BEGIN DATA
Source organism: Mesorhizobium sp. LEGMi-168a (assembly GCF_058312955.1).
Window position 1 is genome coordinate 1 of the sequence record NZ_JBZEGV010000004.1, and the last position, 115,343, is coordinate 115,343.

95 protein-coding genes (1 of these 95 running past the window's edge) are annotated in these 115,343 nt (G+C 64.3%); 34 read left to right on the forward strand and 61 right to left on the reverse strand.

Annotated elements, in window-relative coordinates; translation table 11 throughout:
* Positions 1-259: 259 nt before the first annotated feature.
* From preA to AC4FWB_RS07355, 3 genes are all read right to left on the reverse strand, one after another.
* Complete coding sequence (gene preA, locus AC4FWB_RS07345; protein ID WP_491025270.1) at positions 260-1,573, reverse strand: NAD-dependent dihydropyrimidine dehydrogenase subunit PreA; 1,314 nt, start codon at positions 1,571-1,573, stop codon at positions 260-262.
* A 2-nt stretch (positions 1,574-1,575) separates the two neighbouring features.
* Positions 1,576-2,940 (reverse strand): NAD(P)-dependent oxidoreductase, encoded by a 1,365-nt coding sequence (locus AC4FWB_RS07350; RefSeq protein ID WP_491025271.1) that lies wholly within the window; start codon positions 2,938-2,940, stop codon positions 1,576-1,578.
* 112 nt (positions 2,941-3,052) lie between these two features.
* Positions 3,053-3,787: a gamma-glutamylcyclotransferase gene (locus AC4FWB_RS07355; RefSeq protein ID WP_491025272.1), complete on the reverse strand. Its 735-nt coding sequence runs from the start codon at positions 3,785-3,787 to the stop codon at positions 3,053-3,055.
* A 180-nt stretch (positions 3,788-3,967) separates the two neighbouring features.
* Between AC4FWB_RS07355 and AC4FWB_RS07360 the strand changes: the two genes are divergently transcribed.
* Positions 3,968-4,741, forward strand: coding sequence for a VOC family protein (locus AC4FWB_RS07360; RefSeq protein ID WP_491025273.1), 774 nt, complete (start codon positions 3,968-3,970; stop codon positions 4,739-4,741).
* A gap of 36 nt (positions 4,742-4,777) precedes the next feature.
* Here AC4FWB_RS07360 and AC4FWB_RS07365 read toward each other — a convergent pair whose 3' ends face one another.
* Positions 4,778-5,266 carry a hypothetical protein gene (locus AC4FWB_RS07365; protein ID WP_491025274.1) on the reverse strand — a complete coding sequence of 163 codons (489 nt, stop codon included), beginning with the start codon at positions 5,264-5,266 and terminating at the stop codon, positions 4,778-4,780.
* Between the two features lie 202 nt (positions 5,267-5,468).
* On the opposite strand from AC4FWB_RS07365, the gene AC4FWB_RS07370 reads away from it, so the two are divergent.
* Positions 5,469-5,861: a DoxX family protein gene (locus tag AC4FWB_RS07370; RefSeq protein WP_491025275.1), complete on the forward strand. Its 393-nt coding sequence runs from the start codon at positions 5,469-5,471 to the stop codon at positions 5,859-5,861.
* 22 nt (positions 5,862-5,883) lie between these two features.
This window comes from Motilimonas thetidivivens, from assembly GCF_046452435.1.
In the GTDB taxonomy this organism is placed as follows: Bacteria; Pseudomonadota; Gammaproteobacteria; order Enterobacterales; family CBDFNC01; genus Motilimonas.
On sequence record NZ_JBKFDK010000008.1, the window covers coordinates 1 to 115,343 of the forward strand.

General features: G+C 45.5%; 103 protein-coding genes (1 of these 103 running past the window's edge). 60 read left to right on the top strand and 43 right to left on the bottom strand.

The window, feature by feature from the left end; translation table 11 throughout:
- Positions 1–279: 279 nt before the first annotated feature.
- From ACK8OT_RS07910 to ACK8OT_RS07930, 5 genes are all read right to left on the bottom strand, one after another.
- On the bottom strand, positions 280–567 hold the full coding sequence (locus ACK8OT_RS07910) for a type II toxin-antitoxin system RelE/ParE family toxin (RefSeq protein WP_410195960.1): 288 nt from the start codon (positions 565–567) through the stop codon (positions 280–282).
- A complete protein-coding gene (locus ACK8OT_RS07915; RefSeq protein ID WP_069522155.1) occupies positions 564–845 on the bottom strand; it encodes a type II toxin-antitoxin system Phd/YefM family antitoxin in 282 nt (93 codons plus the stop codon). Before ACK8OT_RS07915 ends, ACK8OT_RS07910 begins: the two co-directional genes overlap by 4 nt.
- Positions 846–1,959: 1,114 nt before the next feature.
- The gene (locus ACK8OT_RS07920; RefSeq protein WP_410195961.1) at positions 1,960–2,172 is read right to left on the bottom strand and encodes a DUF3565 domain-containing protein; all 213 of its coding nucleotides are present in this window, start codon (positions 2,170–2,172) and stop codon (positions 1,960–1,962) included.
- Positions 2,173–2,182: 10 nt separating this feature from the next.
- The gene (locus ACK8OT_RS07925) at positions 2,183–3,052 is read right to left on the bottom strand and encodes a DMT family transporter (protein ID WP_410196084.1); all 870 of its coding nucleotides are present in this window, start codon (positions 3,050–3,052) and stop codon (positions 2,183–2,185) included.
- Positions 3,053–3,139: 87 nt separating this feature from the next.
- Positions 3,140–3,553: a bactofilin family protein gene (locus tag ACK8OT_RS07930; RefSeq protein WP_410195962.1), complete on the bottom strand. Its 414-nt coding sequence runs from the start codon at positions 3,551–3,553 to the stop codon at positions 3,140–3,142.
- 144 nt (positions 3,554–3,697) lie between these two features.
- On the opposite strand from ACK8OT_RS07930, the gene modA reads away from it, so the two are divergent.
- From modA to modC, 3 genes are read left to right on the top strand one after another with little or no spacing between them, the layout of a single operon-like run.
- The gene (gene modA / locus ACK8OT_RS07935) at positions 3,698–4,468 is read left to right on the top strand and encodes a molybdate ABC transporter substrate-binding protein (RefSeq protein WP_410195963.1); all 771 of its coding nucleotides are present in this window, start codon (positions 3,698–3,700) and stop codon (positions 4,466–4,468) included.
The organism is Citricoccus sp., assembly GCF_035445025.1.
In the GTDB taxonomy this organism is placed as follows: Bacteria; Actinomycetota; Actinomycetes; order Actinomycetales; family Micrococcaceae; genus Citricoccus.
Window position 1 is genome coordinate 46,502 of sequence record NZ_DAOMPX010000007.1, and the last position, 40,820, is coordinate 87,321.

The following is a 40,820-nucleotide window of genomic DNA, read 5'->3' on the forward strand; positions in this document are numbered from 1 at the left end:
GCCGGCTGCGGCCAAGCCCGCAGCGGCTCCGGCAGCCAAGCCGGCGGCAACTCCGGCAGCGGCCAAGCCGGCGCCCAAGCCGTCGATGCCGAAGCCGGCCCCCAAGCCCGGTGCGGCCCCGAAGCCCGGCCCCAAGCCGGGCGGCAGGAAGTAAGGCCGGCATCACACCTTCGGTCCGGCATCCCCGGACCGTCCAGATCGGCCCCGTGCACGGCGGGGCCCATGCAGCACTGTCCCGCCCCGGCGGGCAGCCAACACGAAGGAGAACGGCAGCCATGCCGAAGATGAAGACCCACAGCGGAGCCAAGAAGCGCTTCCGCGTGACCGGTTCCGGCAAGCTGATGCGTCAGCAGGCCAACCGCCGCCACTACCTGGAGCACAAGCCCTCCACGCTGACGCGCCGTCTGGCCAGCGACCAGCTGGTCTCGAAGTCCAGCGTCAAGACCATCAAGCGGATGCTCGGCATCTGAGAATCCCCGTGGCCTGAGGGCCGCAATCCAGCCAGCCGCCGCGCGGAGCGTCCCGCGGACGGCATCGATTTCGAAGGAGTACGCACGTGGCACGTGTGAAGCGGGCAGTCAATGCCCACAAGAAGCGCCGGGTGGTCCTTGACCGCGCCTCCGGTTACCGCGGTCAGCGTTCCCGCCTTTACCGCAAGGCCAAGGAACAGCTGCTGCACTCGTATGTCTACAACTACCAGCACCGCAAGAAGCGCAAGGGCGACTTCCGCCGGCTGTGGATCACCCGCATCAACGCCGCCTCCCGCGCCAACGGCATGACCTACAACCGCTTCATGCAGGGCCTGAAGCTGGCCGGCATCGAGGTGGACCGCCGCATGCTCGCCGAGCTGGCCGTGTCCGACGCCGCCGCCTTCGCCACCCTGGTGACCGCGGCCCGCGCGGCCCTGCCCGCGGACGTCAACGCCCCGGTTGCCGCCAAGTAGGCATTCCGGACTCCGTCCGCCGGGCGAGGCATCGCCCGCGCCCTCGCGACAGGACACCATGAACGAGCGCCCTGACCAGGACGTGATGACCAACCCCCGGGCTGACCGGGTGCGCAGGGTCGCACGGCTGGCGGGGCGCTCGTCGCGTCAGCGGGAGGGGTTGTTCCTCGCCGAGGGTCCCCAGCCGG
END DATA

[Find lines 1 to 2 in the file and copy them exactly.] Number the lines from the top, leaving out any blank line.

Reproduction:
Source organism: Mesorhizobium sp. LEGMi-168a (assembly GCF_058312955.1).
Window position 1 is genome coordinate 1 of the sequence record NZ_JBZEGV010000004.1, and the last position, 115,343, is coordinate 115,343.